79 F. average high on August 27.
78 F. high on August 27, 2014.
August 27, 1992: A chilly night in Embarrass. The temperature dipped to 28 degrees.
1,260 miles of Florida coastline haven't been hit by a hurricane in nearly 10 years. According to The Weather Channel 40 percent of all U.S. land-falling hurricanes have struck Florida; that's 114 hurricanes between 1851 and 2010.
Sandy showed the destructive power of a Category 1 hurricane, yet in a recent survey 1 in 3 Floridians said they wouldn't evacuate for a Category 1 storm.
Our weather models do a fairly good job predicting hurricane track, but intensity is still difficult to forecast - a function of warm water, dry air and wind shear. The latest NOAA NHC track brings Erika near Miami as a Category 1 storm by Monday morning, but confidence levels are low. Florida's decade-long hurricane drought may soon come to an abrupt end.
I got my fill of Sweet Martha's Cookies at the State Fair yesterday. It would have been rude not to try a few dozen! Today looks like the coolest, wettest day in sight; heaviest rains and T-storms push across far southern Minnesota. The sun returns Saturday - daytime highs reach 85-90F from Sunday into most of next week.
The first week of September will feel like mid-July. Business as usual in the Land of 10,000 Crazy Weather Extremes.
"...The biggest short-term threat posed by Erika is very heavy rainfall over portions of the Leeward Islands, which should spread over the Virgin Islands and Puerto Rico tonight and early Friday. These rains could produce flash floods and mud slides. More than 12 inches of rain has fallen in Dominica, with reports of fatalities in that island..."
Big Variations Over 200 Miles. A fairly soggy day is shaping up for far southern Minnesota, while little or no rain is expected north and west of St. Cloud. As you drive north skies should brighten, but expect periods of rain and possible thunder from the Twin Cities to the Iowa border. Source: MPX National Weather Service.
Image credit above: "An image from 2001 of the active delta front before Hurricanes Katrina and Rita destroyed much of it in 2005." Credit: NASA
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More than 143 million Americans living in the 48 contiguous states are exposed to potentially damaging ground shaking from earthquakes. When the people living in the earthquake-prone areas of Alaska, Hawaii and U.S. territories are added, this number rises to nearly half of all Americans.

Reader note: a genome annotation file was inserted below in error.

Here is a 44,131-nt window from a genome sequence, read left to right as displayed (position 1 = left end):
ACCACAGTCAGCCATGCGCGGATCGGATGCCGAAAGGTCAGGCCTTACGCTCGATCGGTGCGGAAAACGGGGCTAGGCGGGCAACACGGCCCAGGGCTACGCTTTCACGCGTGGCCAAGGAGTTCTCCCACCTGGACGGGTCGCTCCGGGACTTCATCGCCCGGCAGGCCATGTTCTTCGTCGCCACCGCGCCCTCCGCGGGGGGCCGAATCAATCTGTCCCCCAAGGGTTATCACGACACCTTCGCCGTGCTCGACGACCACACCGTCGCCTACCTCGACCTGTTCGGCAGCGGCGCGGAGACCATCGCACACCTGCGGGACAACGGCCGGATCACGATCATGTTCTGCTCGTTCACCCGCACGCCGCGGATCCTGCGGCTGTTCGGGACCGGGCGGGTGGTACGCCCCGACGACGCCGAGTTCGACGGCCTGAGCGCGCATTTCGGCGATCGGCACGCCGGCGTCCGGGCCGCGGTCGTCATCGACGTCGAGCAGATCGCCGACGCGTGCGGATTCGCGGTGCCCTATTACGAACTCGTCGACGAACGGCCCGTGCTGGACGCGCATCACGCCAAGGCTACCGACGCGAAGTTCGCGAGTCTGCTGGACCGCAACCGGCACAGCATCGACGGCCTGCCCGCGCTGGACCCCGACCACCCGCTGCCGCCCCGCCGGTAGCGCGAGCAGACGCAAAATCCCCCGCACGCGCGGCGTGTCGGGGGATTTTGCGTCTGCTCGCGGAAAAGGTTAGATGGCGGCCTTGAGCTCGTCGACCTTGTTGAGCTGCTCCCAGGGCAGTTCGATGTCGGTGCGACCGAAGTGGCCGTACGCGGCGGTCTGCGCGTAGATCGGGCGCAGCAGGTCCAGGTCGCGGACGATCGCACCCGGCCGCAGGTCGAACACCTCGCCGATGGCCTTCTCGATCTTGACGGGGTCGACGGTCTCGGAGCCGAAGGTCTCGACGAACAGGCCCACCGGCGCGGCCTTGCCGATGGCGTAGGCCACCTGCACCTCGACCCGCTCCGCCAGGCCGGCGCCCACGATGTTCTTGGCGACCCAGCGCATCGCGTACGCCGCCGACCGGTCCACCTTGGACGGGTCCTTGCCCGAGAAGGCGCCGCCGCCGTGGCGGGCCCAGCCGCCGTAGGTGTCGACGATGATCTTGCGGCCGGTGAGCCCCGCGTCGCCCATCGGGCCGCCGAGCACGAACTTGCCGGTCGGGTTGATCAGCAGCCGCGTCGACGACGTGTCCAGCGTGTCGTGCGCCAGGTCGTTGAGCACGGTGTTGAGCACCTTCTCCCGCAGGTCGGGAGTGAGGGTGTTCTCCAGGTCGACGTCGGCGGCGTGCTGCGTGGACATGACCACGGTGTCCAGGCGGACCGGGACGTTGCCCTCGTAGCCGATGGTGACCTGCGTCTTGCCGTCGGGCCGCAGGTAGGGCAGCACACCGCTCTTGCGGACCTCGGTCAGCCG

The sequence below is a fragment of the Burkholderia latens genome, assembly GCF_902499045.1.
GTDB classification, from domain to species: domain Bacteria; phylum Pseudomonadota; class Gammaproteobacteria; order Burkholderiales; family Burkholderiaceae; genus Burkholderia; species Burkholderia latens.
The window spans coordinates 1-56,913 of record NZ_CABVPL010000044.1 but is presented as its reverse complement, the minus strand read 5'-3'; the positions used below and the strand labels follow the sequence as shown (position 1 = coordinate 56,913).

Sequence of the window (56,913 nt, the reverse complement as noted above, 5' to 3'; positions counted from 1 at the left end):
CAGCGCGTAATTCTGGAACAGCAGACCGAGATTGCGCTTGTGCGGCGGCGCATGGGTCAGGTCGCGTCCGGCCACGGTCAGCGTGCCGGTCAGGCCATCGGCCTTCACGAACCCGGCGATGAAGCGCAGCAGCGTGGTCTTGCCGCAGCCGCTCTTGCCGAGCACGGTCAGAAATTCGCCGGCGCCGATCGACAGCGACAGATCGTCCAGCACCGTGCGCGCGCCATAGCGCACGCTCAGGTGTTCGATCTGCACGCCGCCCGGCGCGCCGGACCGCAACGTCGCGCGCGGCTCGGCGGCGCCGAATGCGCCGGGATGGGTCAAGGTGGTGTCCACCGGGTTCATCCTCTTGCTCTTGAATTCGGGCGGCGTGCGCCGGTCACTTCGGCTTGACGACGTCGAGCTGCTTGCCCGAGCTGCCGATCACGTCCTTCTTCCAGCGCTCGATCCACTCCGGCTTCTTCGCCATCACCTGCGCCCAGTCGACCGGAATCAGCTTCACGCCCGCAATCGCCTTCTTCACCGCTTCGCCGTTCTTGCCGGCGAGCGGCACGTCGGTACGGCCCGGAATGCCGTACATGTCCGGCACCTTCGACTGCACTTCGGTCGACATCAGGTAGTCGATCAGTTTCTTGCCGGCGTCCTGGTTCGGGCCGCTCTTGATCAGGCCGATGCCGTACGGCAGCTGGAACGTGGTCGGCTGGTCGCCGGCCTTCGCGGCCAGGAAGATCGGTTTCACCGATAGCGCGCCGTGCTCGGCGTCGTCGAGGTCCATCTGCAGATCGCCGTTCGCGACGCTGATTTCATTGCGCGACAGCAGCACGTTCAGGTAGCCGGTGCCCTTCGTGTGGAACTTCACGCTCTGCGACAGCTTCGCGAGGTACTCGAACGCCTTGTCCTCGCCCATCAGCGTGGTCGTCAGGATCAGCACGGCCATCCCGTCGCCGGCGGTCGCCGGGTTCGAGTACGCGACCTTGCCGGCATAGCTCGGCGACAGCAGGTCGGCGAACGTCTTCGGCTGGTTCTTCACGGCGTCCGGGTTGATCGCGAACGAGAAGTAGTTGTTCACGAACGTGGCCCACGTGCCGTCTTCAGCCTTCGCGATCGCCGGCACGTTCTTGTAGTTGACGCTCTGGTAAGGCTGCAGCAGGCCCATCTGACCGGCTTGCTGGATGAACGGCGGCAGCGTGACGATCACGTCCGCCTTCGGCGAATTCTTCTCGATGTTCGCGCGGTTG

The Cheapest Oil Ever Still Won't Slow Down The Clean Energy Revolution. It's coming - remove all subsidies and let the markets work, and consumers decide. Here's a clip from Mashable: "...Renewable energy use grew an average of 5% per year during the period from 2001 to 2014, with major growth seen in wind and solar in particular, the Energy Information Administration, or EIA, reported. Renewable energy accounted for nearly 10% of the energy Americans used in 2014 — the highest usage since the 1930s, when many people still burned wood for heat. Yet, just as clean alternatives to fossil fuels pick up speed, they confront a powerful old nemesis: oil, now cheaper than ever. Petroleum prices have plummeted since late summer 2014, declining by more than 60% to a record low below $40 per barrel on Monday, before recovering slightly..." (Photo credit: Solar City).
TODAY: A cool rain. T-storms south. Winds: SE 15. High: 69
FRIDAY NIGHT: Showers taper, clouds linger. Low: 58
SATURDAY: Partly sunny, much better Fair day. High: near 80
SUNDAY: Summer's back. Warm sunshine. Wake-up: 64. High: 84
MONDAY: Hot, sticky sun. Dew point: 68. Wake-up: 67. High: 87
TUESDAY: Murky sun, isolated T-shower. Wake-up: 68. High: 86
WEDNESDAY: Hazy sun, just hot enough. Wake-up: 68. High: 88
THURSDAY: Sweltering September. Dew point: 70. Wake-up: 69. High: near 90
Animation credit above: "This video describes the causes of sea level rise and how sea level has changed over the last two decades as observed by the Jason series of satellite missions." Credits: NASA/JPL.
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Image credit above: "Vegetation was pretty sparse in early 2014." NASA Earth Observatory